Senator Sessions’ record over many years and his recent testimony fail to demonstrate the core commitments and convictions necessary in our nation’s next Attorney General. He’s failed to show he can be an unshakeable ethical voice, independent from the White House. He’s failed to prove that he will be a champion of constitutional rights. Indeed, his career demonstrates a prevailing hostility to the very rights and liberties that the nation’s chief law enforcement officer must always promote and defend.
Back in 1986, the Senate Judiciary Committee rejected Senator Sessions’ nomination to a federal judgeship due to remarks he made, and actions he took, in a position of public trust as U.S. Attorney in Alabama. My judgment about his nomination, however, is primarily based on his record since those hearings.
On voting rights, Senator Sessions has often condoned barriers to Americans exercising their franchise. He has been a leading opponent of provisions in the Voting Rights Act designed to ensure that African Americans can vote in places like his home state of Alabama, which have a unique history of racial segregation. And he has advocated for needlessly restrictive and draconian voter ID laws, citing utterly debunked threats of rampant voter fraud as an excuse for curtailing the real and legitimate rights of entire groups of voters.
On privacy, Senator Sessions has passionately opposed this longstanding American right, which is enshrined in five decades of Supreme Court precedent. It protects women's health care, and personal decisions involving reproductive rights. At a time when these rights are facing an unprecedented assault, he has continued to condemn Roe v. Wade and the many court decisions upholding that case. Equally disturbingly, Senator Sessions is supported by extremist groups like Operation Rescue, who defend the murder of doctors and the vilification and criminalization of women. With him as Attorney General, American women would understandably feel less secure.
On religious freedom, Senator Sessions has advocated for using a religious test to determine which immigrants can enter this country. When this issue arose in Committee, Senator Sessions was the only Senator to argue forcefully for religious tests and against principles of religious liberty that have animated our Republic since its founding. With Senator Sessions as his Attorney General, a Trump Administration would enjoy a permanent green light for any racially or religiously discriminatory immigration policy that might appeal to him.
On citizenship, Senator Sessions has called for abolishing a time-honored tradition that dates back to Reconstruction. Birthright citizenship is the distinctly American concept that anyone born on our soil is a citizen of this country. We do not exclude people from citizenship based on the nationality of their parents or grandparents. Senator Sessions disagrees—a position that most other Republicans think is extreme. With Senator Sessions as Attorney General, the Trump Administration would be encouraged in attempting to deport American citizens—who have raised families and spent their entire lives here—from the only country they’ve ever known.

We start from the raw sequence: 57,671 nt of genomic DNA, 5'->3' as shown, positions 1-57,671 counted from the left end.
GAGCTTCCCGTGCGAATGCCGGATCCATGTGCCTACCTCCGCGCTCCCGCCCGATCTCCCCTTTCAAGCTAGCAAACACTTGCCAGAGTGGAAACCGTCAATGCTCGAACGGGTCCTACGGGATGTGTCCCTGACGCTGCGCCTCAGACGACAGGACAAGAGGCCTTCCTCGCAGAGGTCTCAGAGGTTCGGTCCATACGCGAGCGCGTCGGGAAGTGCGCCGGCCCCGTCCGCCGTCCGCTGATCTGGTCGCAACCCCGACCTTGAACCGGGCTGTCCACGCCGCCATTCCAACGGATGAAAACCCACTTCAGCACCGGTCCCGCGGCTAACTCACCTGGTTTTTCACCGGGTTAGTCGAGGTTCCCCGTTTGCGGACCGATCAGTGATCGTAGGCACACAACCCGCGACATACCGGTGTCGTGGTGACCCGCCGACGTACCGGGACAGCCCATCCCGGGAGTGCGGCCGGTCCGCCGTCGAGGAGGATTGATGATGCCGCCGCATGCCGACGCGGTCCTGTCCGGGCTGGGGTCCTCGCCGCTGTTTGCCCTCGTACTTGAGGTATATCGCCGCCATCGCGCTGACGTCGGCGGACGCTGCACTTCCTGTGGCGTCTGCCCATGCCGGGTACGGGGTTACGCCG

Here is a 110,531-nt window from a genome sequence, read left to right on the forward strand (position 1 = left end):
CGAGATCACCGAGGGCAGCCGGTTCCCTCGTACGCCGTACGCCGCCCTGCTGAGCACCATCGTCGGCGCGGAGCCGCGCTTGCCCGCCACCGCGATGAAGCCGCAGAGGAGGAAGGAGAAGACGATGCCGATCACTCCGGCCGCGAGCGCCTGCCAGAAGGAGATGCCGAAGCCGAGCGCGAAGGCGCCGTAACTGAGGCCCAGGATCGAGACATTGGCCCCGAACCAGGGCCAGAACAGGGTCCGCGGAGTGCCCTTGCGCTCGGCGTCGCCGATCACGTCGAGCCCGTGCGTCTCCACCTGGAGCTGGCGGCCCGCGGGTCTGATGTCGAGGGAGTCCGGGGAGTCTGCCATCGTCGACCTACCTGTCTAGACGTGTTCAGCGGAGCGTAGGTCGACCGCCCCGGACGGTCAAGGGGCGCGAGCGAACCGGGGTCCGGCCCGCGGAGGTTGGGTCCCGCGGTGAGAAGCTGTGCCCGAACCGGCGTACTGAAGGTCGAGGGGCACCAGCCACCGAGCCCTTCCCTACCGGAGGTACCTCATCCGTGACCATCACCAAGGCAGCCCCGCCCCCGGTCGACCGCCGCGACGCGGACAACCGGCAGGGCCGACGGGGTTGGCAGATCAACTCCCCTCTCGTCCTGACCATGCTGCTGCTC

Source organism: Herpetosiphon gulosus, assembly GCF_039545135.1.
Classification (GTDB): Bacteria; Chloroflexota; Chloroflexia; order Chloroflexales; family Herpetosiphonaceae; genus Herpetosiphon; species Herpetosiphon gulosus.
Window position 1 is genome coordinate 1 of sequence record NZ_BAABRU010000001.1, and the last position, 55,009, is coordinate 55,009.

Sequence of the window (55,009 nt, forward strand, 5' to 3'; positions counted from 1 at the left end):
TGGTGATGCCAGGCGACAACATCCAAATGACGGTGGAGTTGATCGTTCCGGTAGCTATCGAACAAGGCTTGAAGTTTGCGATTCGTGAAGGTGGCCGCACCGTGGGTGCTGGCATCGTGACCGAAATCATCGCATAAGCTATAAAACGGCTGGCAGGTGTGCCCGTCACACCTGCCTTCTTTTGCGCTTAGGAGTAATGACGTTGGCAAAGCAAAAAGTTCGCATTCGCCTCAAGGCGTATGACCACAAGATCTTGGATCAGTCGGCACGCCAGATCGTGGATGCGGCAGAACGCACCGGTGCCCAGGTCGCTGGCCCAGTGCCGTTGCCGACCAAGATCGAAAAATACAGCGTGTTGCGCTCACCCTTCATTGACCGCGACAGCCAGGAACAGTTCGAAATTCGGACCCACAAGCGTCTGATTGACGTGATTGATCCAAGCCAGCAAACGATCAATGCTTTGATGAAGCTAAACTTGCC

Senator Sessions declined my invitation at his nomination hearing to exercise moral and legal leadership, and demonstrate his resolve to serve as the nation’s legal conscience. He refused to reject the possibility of using information voluntarily provided by DACA applicants to deport them and their families. As a matter of fundamental fairness and due process, when a DREAMer provides information to our government after being invited to come out of the shadows, this information should not be used to deport that individual. As Senator Sessions as Attorney General, that sense of legal conscience would be lacking.
On issues of discrimination and equal protection, Senator Sessions has publicly opposed marriage equality, claiming it – quote – “weakens marriage,” and even tried to eliminate protections for LGBT Americans contained in the Runaway and Homeless Youth and Trafficking Prevention Act. He has repeatedly voted against steps to enhance enforcement against hate crimes—violent assaults involving bigotry or bias based on race, religion, sexual orientation. He even defended President-elect Trump’s shocking admission on video of his pattern of engaging in sexual assault.
Senator Sessions has said that public officials may be fairly judged by assessing who supports them. Senator Sessions is backed by groups with ties to white supremacists. He has even accepted an award and repeated campaign donations from groups whose founder openly promotes the goal of maintaining a – quote – “European-American majority” – in our society. Neither award, nor many other important parts of Senator Sessions’ history, was reported on the questionnaire he prepared for the Judiciary Committee. I gave Senator Sessions an opportunity at his hearing earlier this week to repudiate the hate groups and racist individuals who have endorsed his nomination and supported him in the past. Instead, he doubled down, saying that a man who has accused African Americans of excessive criminality and American Muslims of extensive ties to terrorism was – quote – “a most brilliant individual.”
So I reach my decision to oppose this nomination with regret, because Jeff Sessions is a colleague and friend to all of us. Indeed, I have come to like and respect him through a number of shared experiences and common causes.
He and I support our law enforcement professionals, who serve our communities and nation with dedication and courage. He and I believe that individual corporate criminal culpability should be pursued more vigorously.
But this job, this decision, this responsibility – are different. Here, my disagreements stem from bedrock Constitutional principles. And while I could envision deferring to presidential authority and supporting him for other positions, my objections to his nomination relate specifically to this particular, essential, all-powerful job.
At this historic moment, there must be no doubt about the United States Attorney General’s ironclad commitment to the bedrock principle of equal justice under law, his resolve to be an independent voice assuring that the President is never above the law and a legal conscience for the nation. Reviewing his record, I cannot assure the people of Connecticut, or the country, that Jeff Sessions would be a vigorous champion of these rights and liberties.
Therefore, I stand in opposition to his nomination.